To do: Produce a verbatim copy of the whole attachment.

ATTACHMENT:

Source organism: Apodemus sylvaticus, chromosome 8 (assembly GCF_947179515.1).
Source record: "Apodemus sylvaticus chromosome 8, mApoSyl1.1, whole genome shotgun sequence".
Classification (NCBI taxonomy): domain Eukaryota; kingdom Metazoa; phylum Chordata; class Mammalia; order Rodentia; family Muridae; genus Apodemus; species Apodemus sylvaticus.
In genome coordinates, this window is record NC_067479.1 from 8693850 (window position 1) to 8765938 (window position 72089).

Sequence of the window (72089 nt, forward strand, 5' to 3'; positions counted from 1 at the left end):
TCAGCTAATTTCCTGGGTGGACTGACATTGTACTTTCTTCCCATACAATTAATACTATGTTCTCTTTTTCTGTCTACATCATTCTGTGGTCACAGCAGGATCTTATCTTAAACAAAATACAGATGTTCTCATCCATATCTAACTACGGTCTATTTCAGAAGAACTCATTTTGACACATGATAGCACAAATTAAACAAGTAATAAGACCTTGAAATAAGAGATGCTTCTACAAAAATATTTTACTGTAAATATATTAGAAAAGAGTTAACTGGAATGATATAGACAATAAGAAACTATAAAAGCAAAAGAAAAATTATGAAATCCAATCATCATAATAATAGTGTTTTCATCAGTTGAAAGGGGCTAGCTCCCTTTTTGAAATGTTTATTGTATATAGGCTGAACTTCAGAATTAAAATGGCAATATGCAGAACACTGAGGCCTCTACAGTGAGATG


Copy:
Source organism: Apodemus sylvaticus, chromosome 8 (assembly GCF_947179515.1).
Source record: "Apodemus sylvaticus chromosome 8, mApoSyl1.1, whole genome shotgun sequence".
Classification (NCBI taxonomy): domain Eukaryota; kingdom Metazoa; phylum Chordata; class Mammalia; order Rodentia; family Muridae; genus Apodemus; species Apodemus sylvaticus.
In genome coordinates, this window is record NC_067479.1 from 8693850 (window position 1) to 8765938 (window position 72089).

Sequence of the window (72089 nt, forward strand, 5' to 3'; positions counted from 1 at the left end):
TCAGCTAATTTCCTGGGTGGACTGACATTGTACTTTCTTCCCATACAATTAATACTATGTTCTCTTTTTCTGTCTACATCATTCTGTGGTCACAGCAGGATCTTATCTTAAACAAAATACAGATGTTCTCATCCATATCTAACTACGGTCTATTTCAGAAGAACTCATTTTGACACATGATAGCACAAATTAAACAAGTAATAAGACCTTGAAATAAGAGATGCTTCTACAAAAATATTTTACTGTAAATATATTAGAAAAGAGTTAACTGGAATGATATAGACAATAAGAAACTATAAAAGCAAAAGAAAAATTATGAAATCCAATCATCATAATAATAGTGTTTTCATCAGTTGAAAGGGGCTAGCTCCCTTTTTGAAATGTTTATTGTATATAGGCTGAACTTCAGAATTAAAATGGCAATATGCAGAACACTGAGGCCTCTACAGTGAGATG